For the past 25 years, I have worked on and off in the Fitness Industry, and during that time, I have been witness to a lot of change, particularly when it comes to consistent and accurate nutritional advice for athletes. Every month we hear about some new and improved way for people to lose weight and gain muscle, most of which we all know is total bullcrap and biased marketing for predominantly useless “body building” supplements.
The problem however, is that there is so much information out there right now, all of which claiming to be the “best” or “only” system that works, that the average parent or player now has absolutely no idea on where to look or what to actually believe.
It is for that reason that I decided to turn to a very good friend of mine, Doug Willick, CPT and Master Trainer for Willix Personal and Group Training, based out of the historical community of Fort Erie, Ontario, Canada (across from Buffalo, N.Y. and adjacent to Niagara Falls).
I needed advice that was simple to follow and simple to understand. And I got it.
James Ryan: Hey Doug! How’s it going?
Doug Willick: Things are going great!
JR: Good to hear. I just found out tonight at football practice that one of my starting players on the Defense, who wasn’t feeling very well and had to sit out for half the game this past weekend, ate four hotdogs and four eggs right before the game. Honestly, I didn’t know whether I should laugh or cry.
Okay, I laughed.
But seriously, what’s the absolute BEST nutritional advice for these kids? I was thinking maybe a high carbohydrate meal the night before like pasta or something, and oatmeal and a banana in the morning? Maybe a yogurt or something too? I don’t know. Too many changes lately with how we think about nutrition for athletic competition. What do you think would be best?
DW: A higher carb meal with protein the night before is good. It will help them sleep better too. Bigger meals tend to do that along with a host of other reasons.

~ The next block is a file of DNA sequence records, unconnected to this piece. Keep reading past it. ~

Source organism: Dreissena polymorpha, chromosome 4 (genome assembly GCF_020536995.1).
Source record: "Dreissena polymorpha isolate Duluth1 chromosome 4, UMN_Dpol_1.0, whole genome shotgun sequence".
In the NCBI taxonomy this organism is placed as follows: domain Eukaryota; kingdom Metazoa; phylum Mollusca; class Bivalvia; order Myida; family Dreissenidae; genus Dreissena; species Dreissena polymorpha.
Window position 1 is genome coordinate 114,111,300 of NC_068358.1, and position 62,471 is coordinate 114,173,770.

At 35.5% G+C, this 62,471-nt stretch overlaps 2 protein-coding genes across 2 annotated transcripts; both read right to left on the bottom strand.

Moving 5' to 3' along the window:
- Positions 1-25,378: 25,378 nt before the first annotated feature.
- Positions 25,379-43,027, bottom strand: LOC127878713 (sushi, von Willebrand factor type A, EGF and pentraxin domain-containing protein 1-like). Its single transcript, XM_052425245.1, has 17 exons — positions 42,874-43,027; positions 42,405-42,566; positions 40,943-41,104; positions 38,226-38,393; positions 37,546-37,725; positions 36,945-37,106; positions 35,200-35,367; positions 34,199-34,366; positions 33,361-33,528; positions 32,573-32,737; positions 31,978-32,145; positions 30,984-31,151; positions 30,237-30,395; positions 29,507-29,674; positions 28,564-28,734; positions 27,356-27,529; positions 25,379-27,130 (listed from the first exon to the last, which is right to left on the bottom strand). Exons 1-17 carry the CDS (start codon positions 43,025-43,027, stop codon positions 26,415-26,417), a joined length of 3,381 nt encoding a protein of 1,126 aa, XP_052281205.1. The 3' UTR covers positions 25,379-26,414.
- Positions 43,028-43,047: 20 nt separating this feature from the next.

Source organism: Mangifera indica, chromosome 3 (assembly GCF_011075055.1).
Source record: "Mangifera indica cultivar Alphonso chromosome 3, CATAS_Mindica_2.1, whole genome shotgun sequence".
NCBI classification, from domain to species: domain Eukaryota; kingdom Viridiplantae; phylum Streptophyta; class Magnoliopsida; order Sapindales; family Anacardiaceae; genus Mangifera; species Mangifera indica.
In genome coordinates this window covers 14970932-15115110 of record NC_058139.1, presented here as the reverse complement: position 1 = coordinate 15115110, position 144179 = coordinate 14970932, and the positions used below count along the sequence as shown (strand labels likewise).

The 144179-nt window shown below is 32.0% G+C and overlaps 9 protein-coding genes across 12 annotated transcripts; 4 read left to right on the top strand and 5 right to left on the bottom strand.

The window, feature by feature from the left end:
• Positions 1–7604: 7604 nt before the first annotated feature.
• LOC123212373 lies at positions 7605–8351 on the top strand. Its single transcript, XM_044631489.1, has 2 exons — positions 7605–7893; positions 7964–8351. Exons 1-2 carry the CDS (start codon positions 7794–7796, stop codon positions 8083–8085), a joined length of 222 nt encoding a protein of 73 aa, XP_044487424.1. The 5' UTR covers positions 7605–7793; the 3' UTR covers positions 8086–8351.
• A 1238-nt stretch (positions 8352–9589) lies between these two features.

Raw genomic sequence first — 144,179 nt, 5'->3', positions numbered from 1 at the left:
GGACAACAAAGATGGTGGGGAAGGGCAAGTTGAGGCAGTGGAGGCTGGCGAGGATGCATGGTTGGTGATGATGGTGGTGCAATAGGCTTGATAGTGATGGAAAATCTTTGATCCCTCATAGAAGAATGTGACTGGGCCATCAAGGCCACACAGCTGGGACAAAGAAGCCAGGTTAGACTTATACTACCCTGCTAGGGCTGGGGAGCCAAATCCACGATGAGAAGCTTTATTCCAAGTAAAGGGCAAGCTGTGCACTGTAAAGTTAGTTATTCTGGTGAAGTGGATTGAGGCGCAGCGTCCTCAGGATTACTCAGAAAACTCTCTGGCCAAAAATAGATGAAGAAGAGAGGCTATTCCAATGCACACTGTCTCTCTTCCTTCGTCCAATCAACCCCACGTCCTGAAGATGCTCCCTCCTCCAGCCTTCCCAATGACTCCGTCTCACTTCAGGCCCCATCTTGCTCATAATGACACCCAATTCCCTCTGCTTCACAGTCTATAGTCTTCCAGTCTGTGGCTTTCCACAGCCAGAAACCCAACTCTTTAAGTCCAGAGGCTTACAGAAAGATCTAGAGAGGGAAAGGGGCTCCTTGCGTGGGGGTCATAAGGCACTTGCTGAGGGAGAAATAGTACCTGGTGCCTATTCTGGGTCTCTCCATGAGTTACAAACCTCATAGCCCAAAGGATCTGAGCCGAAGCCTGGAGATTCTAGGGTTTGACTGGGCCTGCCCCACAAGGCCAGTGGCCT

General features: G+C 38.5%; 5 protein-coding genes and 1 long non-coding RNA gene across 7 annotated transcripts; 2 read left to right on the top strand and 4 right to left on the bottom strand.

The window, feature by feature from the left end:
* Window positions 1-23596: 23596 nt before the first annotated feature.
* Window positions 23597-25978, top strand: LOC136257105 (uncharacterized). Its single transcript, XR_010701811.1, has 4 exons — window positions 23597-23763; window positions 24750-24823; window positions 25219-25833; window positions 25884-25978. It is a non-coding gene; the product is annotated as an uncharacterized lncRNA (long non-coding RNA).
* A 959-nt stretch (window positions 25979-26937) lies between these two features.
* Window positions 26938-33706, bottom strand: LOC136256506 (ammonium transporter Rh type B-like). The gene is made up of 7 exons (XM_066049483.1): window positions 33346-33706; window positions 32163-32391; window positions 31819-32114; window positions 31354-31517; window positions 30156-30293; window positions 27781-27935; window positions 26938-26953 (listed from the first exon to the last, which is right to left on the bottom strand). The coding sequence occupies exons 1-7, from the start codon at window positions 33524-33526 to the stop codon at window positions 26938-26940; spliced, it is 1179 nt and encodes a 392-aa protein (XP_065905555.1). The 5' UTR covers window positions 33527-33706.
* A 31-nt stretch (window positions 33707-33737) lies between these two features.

Stick with sweet potatoes, rice, quinoa, regular potatoes, and whatever meat their moms make for them—preferably lean. Obviously, lots of vegetables too.
I personally eat differently than most people, as far as “when,” but for kids who are eating crap, three meals per day plus a snack would be good.
Get their parents to make them fruit shakes with some protein in the morning and stick some vegetables in the shake—kale, broccoli, etc. The fruit overpowers the veggies and you can’t actually taste them.
If the kids have an early practice, around 5-6 p.m. and don’t have time to eat dinner, then they should have lots of water and a small snack—an apple, a piece of cheese, an orange, and a yogurt an hour before practice or the game. They can eat their dinner after the practice or game. If they finish at 8 p.m. and have to eat dinner then, that’s fine.
Total calories matter the most—not the time of day that they eat. As long as they don’t eat too late, it won’t disrupt their sleep.
Probably the biggest change is just in reducing fast food. Not eliminating it. Why? It probably won’t happen in this fast-paced world. Reduce it and replace it with food that was picked from a tree, plucked from the ground or once walked in a pasture. The responsibility falls to the parents to make these choices for their kids.
JR: Awesome! Thanks again Doug. That’s great advice. Simple and easy enough to prepare.
DW: My pleasure James. Best of luck to the Niagara Storm this season!
Doug Willick having fun with a client and doing his best “sack of potatoes” impression. LOL